The lower gallery

galerie-basse

All along the length of the gallery, the different material cultures of the hunter-gatherers that come one after the other beginning in 400,000 to 10,000 B.P. unfold in the lower gallery. Divided into different periods by the architecture (lower and middle Palaeolithic, upper Palaeolithic, the end of the ice ages…), the space is given structure by the large “Passage of Time” display.

The true backbone of the lower gallery, the Passage of Time Display has four long patterned bands superimposed on about fifty metric units simulating the netting of time. The lower band is consecrated to the environment, and the three others comprise, for each unit, industrial and zoogeographic sets chosen in a statistical way for each archaeological layer.

In line with the Passage of Time Display, the crosswise route allows visitors to follow the evolution of cultures, the first tools, made first of stone then of bone, their specifications, in short their adaptation to climate fluctuations, especially the ice ages that have clear repercussions on the botanical environment and the fauna, two things that the survival of Palaeolithic populations directly depended on.

For each culture there is information available for visitors dealing with the material aspects (typology, tool and weapon technology) and also the Paleoethnographical aspects (anthropology, funeral traditions and social organisation, acquisition activities, symbolic expression…) and also Paleo-environmental aspects (fauna).

 

To learn more about the “Passage of Time Display”

 

The true backbone of the lower gallery, the Passage of Time Display has four long patterned bands superimposed on about fifty metric units simulating the netting of time. The lower band is consecrated to the environment, and the three others comprise, for each unit, industrial and zoogeographic sets chosen in a statistical way for each archaeological layer. Arranged in this way, they can be compared with one another. In terms of tools (summarised in a dozen functional types), these bands constitute the responses of Palaeolithic man to environmental constraints.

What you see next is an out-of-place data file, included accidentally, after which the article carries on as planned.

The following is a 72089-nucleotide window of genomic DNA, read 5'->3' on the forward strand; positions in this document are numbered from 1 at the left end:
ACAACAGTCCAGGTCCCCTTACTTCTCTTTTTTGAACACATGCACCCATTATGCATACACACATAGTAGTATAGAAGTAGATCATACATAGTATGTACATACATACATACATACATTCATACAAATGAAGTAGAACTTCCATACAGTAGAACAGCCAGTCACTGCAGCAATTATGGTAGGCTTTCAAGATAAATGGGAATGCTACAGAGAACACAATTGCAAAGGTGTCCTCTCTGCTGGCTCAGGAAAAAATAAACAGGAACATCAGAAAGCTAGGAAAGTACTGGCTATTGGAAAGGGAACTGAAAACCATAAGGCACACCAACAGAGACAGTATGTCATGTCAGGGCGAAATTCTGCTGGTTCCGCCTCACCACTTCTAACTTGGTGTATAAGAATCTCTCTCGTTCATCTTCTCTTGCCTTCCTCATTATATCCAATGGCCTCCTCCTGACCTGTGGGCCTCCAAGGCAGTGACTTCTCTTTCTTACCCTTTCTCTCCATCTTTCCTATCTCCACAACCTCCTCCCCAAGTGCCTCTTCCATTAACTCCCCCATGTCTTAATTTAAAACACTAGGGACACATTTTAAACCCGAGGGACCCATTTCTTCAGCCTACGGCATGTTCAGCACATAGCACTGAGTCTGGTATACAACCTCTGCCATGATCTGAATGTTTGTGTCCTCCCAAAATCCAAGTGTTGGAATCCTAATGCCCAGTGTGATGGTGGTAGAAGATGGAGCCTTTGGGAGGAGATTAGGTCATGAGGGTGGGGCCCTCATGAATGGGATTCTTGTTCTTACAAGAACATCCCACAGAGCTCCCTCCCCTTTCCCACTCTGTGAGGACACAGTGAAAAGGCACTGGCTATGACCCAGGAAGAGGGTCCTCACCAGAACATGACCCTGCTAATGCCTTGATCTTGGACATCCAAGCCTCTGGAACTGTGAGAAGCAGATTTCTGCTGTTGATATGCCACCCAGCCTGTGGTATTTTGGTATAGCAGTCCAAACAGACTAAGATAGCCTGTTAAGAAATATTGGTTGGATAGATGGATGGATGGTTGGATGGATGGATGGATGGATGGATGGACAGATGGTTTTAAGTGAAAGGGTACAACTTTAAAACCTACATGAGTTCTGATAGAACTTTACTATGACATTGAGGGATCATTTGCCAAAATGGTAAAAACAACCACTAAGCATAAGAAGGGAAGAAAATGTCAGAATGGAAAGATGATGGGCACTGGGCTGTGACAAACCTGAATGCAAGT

The lower band shows the climatic variations that marked the Pleistocene epoch and illustrates the consequences with five plant environment overview boards and three recreations of the local landscape in various climates.

Based only on the animals hunted by Palaeolithic man, the zoogeographic band also contributes to the environmental approach by signalling the presence of cold-climate animals (muskoxen, reindeer, Saiga antelopes…) or those living in more temperate climates (deer, bovines…).

The third band summarizes the sequences of the great reference sites whose industrial assemblies are dated in relation to their stratigraphical position.

The upper band brings together sets of various origins that were subject to absolute dating.

The Crosswise Route

 

In line with the Passage of Time Display, the crosswise route allows visitors to follow the evolution of cultures, the first tools, made first of stone then of bone, their specifications, in short their adaptation to climate fluctuations, especially the ice ages that have clear repercussions on the botanical environment and the fauna, two things that the survival of Palaeolithic populations directly depended on.

For each culture there is information available for visitors dealing with the material aspects (typology, tool and weapon technology) and also the Paleoethnographical aspects (anthropology, funeral traditions and social organisation, acquisition activities, symbolic expression…).

Other aspects that are addressed:

  • The first traces of human settlement in south-western France (“The First Aquitani”
  • The lifestyle of the Neanderthal populations (“The Time of Neanderthal Man”)
  • The arrival of modern man (The Upper Palaeolithic”…)
  • The upper Palaeolithic cultures (Aurignacian, Gravettian, Solutrean, Magdalenian)
  • The end of the ice ages…

In the same way, the “fauna notes” allow visitors to go back to the environmental conditions of each period through a new section of the visit based on an education presentation with:

  • reconstructed skeletons (bison, reindeer, Saiga antelope)
  • Moldings (a hyena’s den, a Woolly rhinoceros…)